This fills my “Bets/Wagers” square.
This is in my Space Accountant setting.
Genique planted herself between two handsome young pirates sitting together at a table Quartermaster Marist Irio had identified as the “young bucks” table. She looked between the two of them – they were less fresh than Basi, but still shiny, new, and very handsome.
“Hello.” She offered the taller of the two her hand. “I’m Genique. I’m the new bookkeeper.”
He stared at her hand for a moment. Genique looked him over quickly. Ah, blue tattoos around each ear and down into his coverall. Trenciscot Tertius.
“My apologies.” She folded her hands into what, on her home planet, would be considered a “prayer” stance and nodded her head over her hands. “Genique Wadevier, from Maymonta. I’m the new bookkeeper.”
He folded his hands in a similar-but-different way, one curled over the other, and bowed a little bit deeper than she had. “Marsey Wilswoodronny. I’m a hitter and, more importantly, I do the tunnels and chutes. This is Darretchon; he does security systems and computers.”
Genique twisted to look at Darretchon; he was blonde where Marsey was brunette, his skin dark-tanned where Marsey’s was naturally chocolate, and he had a long, braided beard, where Marsey was smooth-shaven. More importantly for the moment, he had bone plugs in his earlobes and three silver rings in his left ear.
Bookkeeper did not out rank security systems, not on a pirate ship. Genique pressed the heels of both hands to her forehead and lowered her head. “Darretchon.” The Abrandell system was known for its rather stringent rules.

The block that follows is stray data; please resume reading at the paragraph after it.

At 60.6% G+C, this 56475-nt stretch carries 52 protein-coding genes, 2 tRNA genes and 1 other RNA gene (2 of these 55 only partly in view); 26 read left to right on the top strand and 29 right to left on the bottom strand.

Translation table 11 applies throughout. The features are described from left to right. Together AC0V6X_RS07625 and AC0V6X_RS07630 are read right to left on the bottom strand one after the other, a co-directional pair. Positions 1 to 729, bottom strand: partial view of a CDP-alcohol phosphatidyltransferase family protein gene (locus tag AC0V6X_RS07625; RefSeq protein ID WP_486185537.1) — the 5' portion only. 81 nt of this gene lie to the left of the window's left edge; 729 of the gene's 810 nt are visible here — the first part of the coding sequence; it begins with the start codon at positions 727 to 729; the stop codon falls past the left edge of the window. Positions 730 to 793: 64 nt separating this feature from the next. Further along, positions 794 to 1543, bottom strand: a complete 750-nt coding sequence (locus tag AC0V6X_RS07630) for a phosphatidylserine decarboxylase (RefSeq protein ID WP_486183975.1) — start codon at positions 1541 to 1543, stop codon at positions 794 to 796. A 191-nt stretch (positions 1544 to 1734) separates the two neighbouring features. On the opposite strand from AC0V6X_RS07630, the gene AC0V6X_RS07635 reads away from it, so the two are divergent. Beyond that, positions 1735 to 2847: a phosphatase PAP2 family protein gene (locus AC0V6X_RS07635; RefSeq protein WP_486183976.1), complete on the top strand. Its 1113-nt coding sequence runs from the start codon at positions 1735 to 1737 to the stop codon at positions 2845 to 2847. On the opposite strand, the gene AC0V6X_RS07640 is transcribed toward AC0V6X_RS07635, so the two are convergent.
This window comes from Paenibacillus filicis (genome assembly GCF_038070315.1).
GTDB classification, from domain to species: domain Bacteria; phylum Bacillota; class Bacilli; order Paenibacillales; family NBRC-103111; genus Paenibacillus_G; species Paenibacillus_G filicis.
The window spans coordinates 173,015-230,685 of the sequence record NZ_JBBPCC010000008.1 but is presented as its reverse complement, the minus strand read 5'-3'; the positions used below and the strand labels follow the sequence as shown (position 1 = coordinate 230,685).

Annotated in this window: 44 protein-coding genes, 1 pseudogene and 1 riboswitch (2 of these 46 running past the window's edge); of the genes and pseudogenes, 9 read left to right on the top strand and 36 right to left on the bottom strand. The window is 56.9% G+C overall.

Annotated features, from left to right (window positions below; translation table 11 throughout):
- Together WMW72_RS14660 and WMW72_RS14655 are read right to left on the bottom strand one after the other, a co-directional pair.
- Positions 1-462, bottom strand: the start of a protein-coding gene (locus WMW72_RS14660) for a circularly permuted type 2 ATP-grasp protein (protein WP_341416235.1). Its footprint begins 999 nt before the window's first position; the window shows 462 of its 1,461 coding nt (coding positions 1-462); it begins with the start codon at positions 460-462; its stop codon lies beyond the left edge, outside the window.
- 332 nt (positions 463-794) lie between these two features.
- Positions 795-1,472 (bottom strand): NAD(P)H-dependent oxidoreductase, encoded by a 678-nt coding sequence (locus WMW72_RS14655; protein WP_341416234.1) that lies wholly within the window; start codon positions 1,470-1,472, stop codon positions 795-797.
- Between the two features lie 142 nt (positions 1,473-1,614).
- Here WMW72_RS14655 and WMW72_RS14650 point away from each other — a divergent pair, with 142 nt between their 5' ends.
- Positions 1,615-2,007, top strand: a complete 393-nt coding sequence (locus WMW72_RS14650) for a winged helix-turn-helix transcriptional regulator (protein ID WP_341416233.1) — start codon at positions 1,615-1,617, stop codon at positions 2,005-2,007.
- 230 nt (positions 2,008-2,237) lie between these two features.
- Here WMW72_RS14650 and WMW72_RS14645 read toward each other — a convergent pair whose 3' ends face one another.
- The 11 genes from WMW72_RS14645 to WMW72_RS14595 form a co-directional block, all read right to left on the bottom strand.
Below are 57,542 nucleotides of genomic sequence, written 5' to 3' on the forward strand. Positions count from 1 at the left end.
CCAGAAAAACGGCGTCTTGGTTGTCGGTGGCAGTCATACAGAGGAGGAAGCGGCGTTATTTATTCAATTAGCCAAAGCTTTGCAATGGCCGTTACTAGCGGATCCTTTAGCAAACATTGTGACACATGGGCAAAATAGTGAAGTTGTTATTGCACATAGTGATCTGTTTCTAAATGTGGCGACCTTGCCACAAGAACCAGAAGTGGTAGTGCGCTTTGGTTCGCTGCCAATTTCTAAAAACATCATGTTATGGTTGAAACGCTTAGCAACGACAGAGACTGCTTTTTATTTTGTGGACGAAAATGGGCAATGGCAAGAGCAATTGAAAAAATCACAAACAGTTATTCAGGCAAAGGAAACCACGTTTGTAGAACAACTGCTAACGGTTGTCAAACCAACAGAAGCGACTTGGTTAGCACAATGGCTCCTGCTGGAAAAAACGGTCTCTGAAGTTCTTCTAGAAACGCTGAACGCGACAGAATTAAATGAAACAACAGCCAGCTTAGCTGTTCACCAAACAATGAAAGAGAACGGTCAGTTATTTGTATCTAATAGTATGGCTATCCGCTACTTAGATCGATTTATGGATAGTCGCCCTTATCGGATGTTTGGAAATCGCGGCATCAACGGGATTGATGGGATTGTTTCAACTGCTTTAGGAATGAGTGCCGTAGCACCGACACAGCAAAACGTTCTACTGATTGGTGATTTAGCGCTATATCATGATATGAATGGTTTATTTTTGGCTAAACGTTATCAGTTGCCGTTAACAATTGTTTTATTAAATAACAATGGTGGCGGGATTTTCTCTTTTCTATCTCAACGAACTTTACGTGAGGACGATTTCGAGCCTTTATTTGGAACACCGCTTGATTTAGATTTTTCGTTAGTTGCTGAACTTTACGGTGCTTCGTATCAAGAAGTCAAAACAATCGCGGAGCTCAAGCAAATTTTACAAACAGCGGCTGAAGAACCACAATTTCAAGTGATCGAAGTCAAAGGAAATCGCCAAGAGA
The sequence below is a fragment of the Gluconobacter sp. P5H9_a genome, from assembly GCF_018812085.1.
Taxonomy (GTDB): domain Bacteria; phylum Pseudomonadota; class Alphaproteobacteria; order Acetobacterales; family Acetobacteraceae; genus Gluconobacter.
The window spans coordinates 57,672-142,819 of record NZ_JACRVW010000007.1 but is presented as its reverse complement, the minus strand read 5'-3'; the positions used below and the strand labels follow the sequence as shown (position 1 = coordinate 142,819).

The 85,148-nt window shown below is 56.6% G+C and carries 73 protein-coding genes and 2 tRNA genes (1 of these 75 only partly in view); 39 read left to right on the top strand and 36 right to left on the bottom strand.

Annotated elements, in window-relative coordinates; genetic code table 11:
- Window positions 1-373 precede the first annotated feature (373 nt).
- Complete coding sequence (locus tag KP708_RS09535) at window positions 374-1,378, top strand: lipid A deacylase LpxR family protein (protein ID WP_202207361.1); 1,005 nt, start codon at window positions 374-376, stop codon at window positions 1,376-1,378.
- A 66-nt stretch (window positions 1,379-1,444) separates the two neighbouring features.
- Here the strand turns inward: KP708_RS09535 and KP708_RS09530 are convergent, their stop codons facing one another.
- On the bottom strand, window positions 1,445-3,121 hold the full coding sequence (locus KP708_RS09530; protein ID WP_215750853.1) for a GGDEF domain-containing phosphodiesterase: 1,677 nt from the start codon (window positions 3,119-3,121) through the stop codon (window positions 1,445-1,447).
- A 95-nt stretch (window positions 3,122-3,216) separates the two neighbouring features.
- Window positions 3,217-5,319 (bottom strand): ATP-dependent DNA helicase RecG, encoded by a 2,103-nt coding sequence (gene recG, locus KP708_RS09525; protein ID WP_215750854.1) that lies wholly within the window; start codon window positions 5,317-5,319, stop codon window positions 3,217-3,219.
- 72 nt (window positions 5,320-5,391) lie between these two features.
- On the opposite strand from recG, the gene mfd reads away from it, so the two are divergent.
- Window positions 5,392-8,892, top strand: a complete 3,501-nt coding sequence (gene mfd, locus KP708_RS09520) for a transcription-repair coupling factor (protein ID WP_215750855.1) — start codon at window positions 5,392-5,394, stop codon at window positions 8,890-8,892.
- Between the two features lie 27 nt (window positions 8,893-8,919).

That did not, it appeared, apply to pirated. “Please, please.” He touched one hand to his forehead. “Genique. Miss – Miss? – Wadevier.”
She dropped her hands and smiled at him. “Definitely Miss. You?”
“Ah, still Misten. Wives aren’t really… well, it’s a pirate ship. And I’m a pirate.”
And the Abrandell did not look any better on piracy than anyone else (except perhaps Trenciscot Tertius, but they were, after all, founded by pirates of one sort and another). “Well. It appears that I am, too.” She lifted her glass. “To piracy.”
The young men seemed startled, but Marsey grinned at her wide enough to show two gold-covered teeth and lifted his glass, which got Darretchon to lift his glass, and then they were drinking.
“So.” Genique had been gifted with a deck of playing cards from the Pit Master (gifted or bribed, who was counting?); she pulled them out now. “I know they know the game Flotsam on Trenciscot Tertius, because it was a Trenciscotian who taught it to me. Do you know it as well, Darretchon?”
“Flotsam? Yes. But what are we wagering? You’re new, aren’t you, Miss Wadevier?”
“Please, call me Genique. And yes. I have very little more than what you see on me right now.” Which was true, so long as you had a broad definition of very little. Gifts and bribes were in not short supply around here.
“Flotsam doesn’t really work without wagers.” Marsey was already hooked, leaning forward. “What do you have in mind… Genique?”
She pulled out a set of chips from her pocket, the other half of the Pit Master’s gift. She watched their faces fall – nobody wanted to play for tokens. “Why don’t we say…” she pushed a white chip forward. “This is ten minutes.” A red chip: “a half hour.” Blue: “A night.” She’d skip green; she pushed forward one black chip: “A week.”
Darretchon swallowed. The Abrandell were sometimes prudish… “Are you saying what I think you’re saying, Miss… Genique?”
“I think she is.” Marsey was almost purring. “I’m game. Come on, Darret. It’ll be fun.”
Darret looked between the two of them and, finally, nodded. “I’m in.”
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